Question: Why should one discuss the relative worth of the various sutras?
Answer: The seventh volume of the Lotus Sutra states: “A person who can accept and uphold this sutra is likewise foremost among all living beings.” The “Medicine King” chapter of the Lotus Sutra lists ten comparisons indicating that this is the greatest of all the sutras preached by the Buddha in the past, present, and future. Of these ten comparison, the eighth is followed by the passage just quoted, and thus it becomes evident that the Buddha’s intention was not only to establish the superiority of the Lotus Sutra in comparison to the other sutras, but also to indicate that the votary of the Lotus Sutra is superior to all other kinds of persons.
The votaries of the Mahāvairochana Sutra and the other sutras are like the various mountains or stars or rivers and streams or the subjects of the various rulers. But the votaries of the Lotus Sutra are like Mount Sumeru, the sun and moon, or the great ocean.
And yet the world today despises and makes light of the Lotus Sutra, treating it like dirt or like a lowly subject of the ruler, while it respects and honors the erroneous men of the True Word teaching, awarding them the title of Teacher of the Nation and treating them like gold or like kings.
So the country has become full of persons of overbearing arrogance, causing the blue heavens to blaze with anger and the yellow earth to bring forth strange calamities. As small streams come together until they break down the walls and moats, so the sorrow and distress of the common people will pile up until it destroys the nation.
Question: In the Buddhist commentaries and the other types of non-Buddhist writings, are there any passages setting forth this view?
Answer: The memorial submitted to Emperor T’ai-tsung by the historian official Wu Ching states: “I make so bold as to observe that the government administered by Emperor T’ai-tsung, ruler in both civil and military affairs, has no equal in excellence, however far back we may seek in history. Even Yao of T’ang, Shun of Yü, Yü of the Hsia dynasty, T’ang of the Yin dynasty, Kings Wen and Wu of the Chou, Emperors Wen and Ching of the Han—none of these could compare to him.” Looking at the words of the memorial, we may wonder if Emperor T’ai-tsung was not a highly conceited ruler. But in fact he is praised because the skill and excellence with which he governed surpassed that of all these earlier sages mentioned in the memorial.
The Great Teacher Chang-an, speaking in praise of T’ien-t’ai, says: “Even the great scholars of India were not in a class with him, and the Chinese teachers—well, one need hardly mention them. This is no idle boast—the doctrine he taught was indeed of such excellence.” And the Dharma Teacher Ts’ung-i also praises him, saying, “Nāgārjuna and Vasubandhu cannot compare with T’ien-t’ai.”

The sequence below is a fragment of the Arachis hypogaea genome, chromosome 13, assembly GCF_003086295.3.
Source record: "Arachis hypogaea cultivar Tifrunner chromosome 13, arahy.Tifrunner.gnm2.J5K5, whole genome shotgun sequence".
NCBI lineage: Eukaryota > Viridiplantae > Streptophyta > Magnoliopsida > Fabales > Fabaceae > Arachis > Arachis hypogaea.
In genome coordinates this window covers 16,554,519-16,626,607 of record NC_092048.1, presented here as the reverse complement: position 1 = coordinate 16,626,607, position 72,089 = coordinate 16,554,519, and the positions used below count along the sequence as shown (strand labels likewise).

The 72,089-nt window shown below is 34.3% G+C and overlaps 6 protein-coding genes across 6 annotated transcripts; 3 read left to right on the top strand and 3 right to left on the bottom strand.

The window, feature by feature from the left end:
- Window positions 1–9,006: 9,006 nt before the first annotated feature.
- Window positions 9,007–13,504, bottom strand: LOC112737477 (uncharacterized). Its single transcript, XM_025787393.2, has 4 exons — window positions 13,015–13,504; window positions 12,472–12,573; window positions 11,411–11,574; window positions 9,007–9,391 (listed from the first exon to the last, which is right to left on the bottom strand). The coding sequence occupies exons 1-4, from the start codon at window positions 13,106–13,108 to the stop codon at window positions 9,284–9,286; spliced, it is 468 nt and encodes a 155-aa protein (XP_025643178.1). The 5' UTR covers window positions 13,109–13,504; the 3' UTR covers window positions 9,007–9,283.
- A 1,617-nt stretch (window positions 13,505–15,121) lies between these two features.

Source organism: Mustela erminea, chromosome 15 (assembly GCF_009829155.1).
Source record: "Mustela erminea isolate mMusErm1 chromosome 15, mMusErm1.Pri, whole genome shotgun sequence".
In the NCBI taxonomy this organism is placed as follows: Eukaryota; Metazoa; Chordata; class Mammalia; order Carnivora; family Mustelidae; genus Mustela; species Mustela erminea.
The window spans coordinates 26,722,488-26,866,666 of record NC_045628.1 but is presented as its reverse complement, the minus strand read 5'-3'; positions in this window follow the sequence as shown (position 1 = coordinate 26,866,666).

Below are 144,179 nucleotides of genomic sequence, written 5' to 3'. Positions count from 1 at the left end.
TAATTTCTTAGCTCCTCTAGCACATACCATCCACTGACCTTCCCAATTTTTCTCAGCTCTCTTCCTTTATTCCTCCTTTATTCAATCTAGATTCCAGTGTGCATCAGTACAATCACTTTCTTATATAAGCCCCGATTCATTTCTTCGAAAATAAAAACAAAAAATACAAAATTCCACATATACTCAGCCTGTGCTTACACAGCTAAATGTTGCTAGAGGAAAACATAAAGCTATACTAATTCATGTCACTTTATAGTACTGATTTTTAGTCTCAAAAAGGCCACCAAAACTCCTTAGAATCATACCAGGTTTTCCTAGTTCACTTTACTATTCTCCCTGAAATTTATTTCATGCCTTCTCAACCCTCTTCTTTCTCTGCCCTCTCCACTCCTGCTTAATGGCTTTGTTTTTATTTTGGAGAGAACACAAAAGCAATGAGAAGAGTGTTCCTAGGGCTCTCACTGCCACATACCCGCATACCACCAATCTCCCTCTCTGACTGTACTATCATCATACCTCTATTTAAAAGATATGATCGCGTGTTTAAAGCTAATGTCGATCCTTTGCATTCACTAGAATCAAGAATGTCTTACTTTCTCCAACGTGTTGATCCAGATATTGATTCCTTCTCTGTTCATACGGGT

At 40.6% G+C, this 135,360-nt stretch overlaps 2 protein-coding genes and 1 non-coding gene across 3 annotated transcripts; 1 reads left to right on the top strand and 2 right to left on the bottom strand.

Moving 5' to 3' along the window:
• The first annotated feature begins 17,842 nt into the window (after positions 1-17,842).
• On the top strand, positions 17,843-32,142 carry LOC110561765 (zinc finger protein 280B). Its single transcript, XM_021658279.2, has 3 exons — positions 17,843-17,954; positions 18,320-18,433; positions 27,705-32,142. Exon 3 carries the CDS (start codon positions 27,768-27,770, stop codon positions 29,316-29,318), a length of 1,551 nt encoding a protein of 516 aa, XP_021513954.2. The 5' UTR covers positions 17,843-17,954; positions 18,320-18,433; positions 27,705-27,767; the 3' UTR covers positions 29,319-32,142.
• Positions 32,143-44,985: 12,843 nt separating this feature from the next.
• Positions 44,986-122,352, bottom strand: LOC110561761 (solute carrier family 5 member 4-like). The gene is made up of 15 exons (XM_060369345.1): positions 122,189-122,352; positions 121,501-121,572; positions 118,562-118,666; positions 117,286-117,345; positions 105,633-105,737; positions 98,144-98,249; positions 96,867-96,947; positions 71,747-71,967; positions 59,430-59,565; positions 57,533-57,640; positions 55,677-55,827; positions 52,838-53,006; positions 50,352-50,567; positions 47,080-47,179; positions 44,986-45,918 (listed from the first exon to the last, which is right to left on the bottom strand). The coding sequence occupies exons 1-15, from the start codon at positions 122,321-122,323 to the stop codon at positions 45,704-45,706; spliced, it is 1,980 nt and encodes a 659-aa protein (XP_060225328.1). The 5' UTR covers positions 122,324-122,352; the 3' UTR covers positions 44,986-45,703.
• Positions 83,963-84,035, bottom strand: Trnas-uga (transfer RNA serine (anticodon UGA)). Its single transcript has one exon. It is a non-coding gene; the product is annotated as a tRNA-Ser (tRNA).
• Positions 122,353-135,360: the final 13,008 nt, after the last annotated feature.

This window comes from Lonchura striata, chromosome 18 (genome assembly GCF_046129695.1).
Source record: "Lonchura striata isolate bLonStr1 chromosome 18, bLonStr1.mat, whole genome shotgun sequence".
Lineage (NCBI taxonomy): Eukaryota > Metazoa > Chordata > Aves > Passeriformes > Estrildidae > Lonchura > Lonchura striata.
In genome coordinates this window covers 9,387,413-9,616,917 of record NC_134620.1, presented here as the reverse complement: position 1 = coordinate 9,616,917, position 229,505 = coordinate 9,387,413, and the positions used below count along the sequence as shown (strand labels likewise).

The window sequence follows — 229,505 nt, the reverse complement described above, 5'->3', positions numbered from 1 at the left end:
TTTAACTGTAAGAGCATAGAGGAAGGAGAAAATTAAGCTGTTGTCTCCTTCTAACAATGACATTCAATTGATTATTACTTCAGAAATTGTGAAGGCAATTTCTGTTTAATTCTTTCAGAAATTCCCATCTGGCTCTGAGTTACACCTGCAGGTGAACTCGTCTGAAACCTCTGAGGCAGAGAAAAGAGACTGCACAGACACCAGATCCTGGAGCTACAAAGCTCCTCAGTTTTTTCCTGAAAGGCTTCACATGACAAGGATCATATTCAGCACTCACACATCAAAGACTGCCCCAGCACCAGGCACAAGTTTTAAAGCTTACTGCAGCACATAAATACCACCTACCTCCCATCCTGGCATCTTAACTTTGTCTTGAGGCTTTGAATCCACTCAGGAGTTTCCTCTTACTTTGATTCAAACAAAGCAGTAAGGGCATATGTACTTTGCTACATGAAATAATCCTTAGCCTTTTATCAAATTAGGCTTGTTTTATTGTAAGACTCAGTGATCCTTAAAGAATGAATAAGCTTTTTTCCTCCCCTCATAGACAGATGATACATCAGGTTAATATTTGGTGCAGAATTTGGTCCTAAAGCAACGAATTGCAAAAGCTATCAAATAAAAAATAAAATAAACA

The Great Teacher Dengyō has these words of praise: “The Tendai Lotus school is superior to the other schools because of the sutra that it is founded on. Therefore, in declaring its superiority, it is not simply praising itself and disparaging others. I hope that gentlemen of wisdom will examine the matter of sutras and on that basis decide which school they will follow.”
And he also says, “Those who can uphold the Lotus are foremost among living beings. This is borne out by the words of the Buddha himself. How could it be mere self-praise?”
Now if I may state my own humble view on the matter, I would say that Shan-wu-wei, Kōbō, Jikaku, Chishō, and the others all not only go against the intentions of the Buddha, but are persons of grave error who steal from the Law and contradict the Great Teacher Dengyō. Therefore Shan-wu-wei was reprimanded by King Yama, Jikaku has no grave mound, [Kōbō’s] disciples declare that he entered a “state of deep meditation” [instead of acknowledging his death], and the temples [of Jikaku’s and Chishō’s lineage] are repeatedly visited by great fires or massive attacks from soldiers.
The old texts tell us that if one is a temporal manifestation of a Buddha or a bodhisattva, then one’s dead body will not suffer shame, and yet they met with such a fate!
Question: As was done by the six older schools of Buddhism, did the True Word school ever submit a document in which it acknowledged its inferiority to the Tendai school?
Answer: Such a document will be found at the end of the tenth volume of The Annotations on “The Words and Phrases of the Lotus Sutra.” The Great Teacher Dengyō wrote A Clarification of the Schools Based on T’ien-t’ai’s Doctrine and included such material. Those who have eyes would accordingly do well to open the text and see what it says.
It is my hope that scholars of this latter age will heed the sage words of Miao-lo and Dengyō and will put no trust in the crass statements of Shan-wu-wei or Jikaku. And I hope that the followers of my own teachings will give deep thought to this matter. Do not let fear of others in your present existence lead you to do something that will invite evil consequences in an existence to come.
With my deep respect,
The twenty-fourth day of the first month
To the lay priest Ōta Kingo